STAGE TUBE: Preview of NY Phil's Rachmaninoff's Rhapsody on a Theme of Paganini and Shostakovich's Symphony No. 11, 10/17-19
The NY Philharmonic presents Rachmaninoff's Rhapsody on a Theme of Paganini. Kirill Gerstein is the soloist. The program, conducted by Semyon Bychkov, closes with Shostakovich's Symphony No. 11, The Year 1905, which vividly depicts the tragic Russian Revolution of 1905. Check out the video below!
Niccolò Paganini was the flamboyant violin superstar of the 19th century, and he knew how to wow his audience; his talents were so incredible that he was said to be in league with the devil. Among the works he composed to show off his technical wizardry were his notoriously difficult 24 Caprices for Solo Violin (1805). So it seems entirely appropriate that a wizard of the piano - Sergei Rachmaninoff - should take the 24th of these caprices and write his own notoriously difficult 24 variations for piano and orchestra. The Rhapsody became his signature piece, which he performed often and to great acclaim. The work was perfect for him, known for his long, slender fingers and formidable hand span (reaching an interval of 13 notes, equal to about 12 inches!), though even he admitted, "The composition is very difficult, and I should start practicing it." He premiered it with The Philadelphia Orchestra under Leopold Stokowski shortly after completing it. The 24 variations fall into roughly three movement-like groups: Variations 1-11, 12-18, and the final 19-24. Highlights include the 7th, with its echoes of the terrifying medieval chant Dies irae (Day of Wrath) and the ultra-romantic 18th, which is Paganini's theme turned upside down. We swoon over this "biggest hit" of Rachmaninoff, and the last section never fails to leave listeners enthralled. Yet, when all seems to be approaching a bombastic end with a pounding reprise of the Dies irae and a series of knuckle-busting runs, the composer ends with a sly, soft little "curlicue." (Pop culture fun fact: on the sound track of the movie Groundhog Day Bill Murray's character plays a little of the 18th variation on electric keyboard, followed by his own jazz variation.)
By now, we know about Shostakovich's fraught relationship with the repressive Soviet regime - particularly with Stalin and his cultural henchmen. The composer's artistic fortunes were an emotional rollercoaster, from his early role as a golden boy after the 19-year old wrote his First Symphony, through his vilification resulting from the opera Lady Macbeth of the Mtensk District, to his rehabilitation with his Fifth Symphony ... and so on. When Stalin died in 1953, Shostakovich's creative struggles were by no means over. Completed in 1957, the Symphony No. 11, with its subtitle "The Year 1905," struck a chord with listeners. That was the year when hundreds of petitioners - poor peasants and factory workers - demonstrated in front of the Tsar's Winter Palace, only to be brutally killed by the Cossack guards. The composer vividly depicts those events, announced in the movement titles: the frigid bleakness of "The Palace Square," with its ominous timpani rhythms and cold brass calls; the second, "The Ninth of January," which references Bloody Sunday, the day of the massacre; the third, "Eternal Memory," a lament - a sort of requiem - for the victims and, ultimately, for all victims of tyranny. The symphony's finale "Tocsin" sounds the alarm bell, foreshadowing terrors to come (and not so subtly reminding the listener of the contemporaneous invasion of Hungary in 1956). The music is filled with rage, unleashed at powerful dynamic levels. Unlike his previous symphonies, Shostakovich wove nine well-known Russian revolutionary and folk songs into the fabric of this epic creation, all of which are blended in a kind of apotheosis in the triumphant finale. The composer's friend Lev Lebedinsky wrote that these songs represent the main protagonists in a drama, one in which the depicted events are clearly not of the past but very much of the present.... Not everyone grasped the contemporary implications of the Eleventh Symphony. In Russia, it is, after all, common practice for artists to resort to the life-saving language of folk-song." Ironically, Shostakovich was awarded the Lenin Prize for the Eleventh in 1958.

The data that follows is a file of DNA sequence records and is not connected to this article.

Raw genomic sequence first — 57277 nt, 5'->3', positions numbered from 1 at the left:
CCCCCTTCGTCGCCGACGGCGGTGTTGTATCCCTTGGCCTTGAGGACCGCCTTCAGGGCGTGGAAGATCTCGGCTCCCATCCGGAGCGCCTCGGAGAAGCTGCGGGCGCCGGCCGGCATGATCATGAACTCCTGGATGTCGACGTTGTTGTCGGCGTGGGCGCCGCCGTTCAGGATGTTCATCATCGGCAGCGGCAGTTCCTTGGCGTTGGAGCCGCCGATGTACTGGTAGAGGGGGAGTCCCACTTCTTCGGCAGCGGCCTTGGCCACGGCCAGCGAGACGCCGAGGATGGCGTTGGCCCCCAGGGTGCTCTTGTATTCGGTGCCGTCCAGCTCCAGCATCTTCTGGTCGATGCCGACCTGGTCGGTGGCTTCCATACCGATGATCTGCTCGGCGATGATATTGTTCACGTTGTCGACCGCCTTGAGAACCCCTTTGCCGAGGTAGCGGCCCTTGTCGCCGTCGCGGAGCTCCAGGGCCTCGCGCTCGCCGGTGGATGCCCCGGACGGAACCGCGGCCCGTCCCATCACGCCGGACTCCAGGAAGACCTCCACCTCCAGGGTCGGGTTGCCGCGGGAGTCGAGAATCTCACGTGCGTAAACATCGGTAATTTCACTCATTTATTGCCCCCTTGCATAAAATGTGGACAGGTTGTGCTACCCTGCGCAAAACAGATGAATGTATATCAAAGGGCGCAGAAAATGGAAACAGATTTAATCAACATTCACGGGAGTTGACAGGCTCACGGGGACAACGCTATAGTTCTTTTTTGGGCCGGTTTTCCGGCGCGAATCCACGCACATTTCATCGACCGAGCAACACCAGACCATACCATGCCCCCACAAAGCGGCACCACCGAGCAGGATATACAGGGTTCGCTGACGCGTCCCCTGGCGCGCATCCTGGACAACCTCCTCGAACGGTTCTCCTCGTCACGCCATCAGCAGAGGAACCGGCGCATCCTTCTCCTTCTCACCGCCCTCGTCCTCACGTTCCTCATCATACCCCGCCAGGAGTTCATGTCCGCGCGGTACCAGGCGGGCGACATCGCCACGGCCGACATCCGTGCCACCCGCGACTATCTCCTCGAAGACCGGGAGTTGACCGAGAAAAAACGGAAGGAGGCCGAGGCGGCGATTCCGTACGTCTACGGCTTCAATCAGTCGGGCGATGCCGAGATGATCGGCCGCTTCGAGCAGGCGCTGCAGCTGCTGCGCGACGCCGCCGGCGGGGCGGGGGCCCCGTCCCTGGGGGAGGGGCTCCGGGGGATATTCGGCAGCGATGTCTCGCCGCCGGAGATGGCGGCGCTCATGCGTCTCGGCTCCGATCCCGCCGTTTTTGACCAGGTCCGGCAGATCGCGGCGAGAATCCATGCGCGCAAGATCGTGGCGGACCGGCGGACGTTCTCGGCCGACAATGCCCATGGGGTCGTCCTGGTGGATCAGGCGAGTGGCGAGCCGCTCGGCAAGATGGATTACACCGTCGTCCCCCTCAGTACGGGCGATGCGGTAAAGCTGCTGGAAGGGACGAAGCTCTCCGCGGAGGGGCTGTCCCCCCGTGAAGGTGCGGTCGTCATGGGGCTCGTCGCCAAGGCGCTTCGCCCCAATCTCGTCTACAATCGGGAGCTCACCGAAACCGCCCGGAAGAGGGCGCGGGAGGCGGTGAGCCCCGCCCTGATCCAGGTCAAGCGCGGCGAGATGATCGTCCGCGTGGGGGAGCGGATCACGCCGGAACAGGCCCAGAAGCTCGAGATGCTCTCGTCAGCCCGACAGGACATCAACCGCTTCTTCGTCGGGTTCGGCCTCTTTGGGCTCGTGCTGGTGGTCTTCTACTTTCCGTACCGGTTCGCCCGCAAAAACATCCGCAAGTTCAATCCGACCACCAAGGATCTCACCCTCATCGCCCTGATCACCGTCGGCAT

For more information, visit: http://nyphil.org/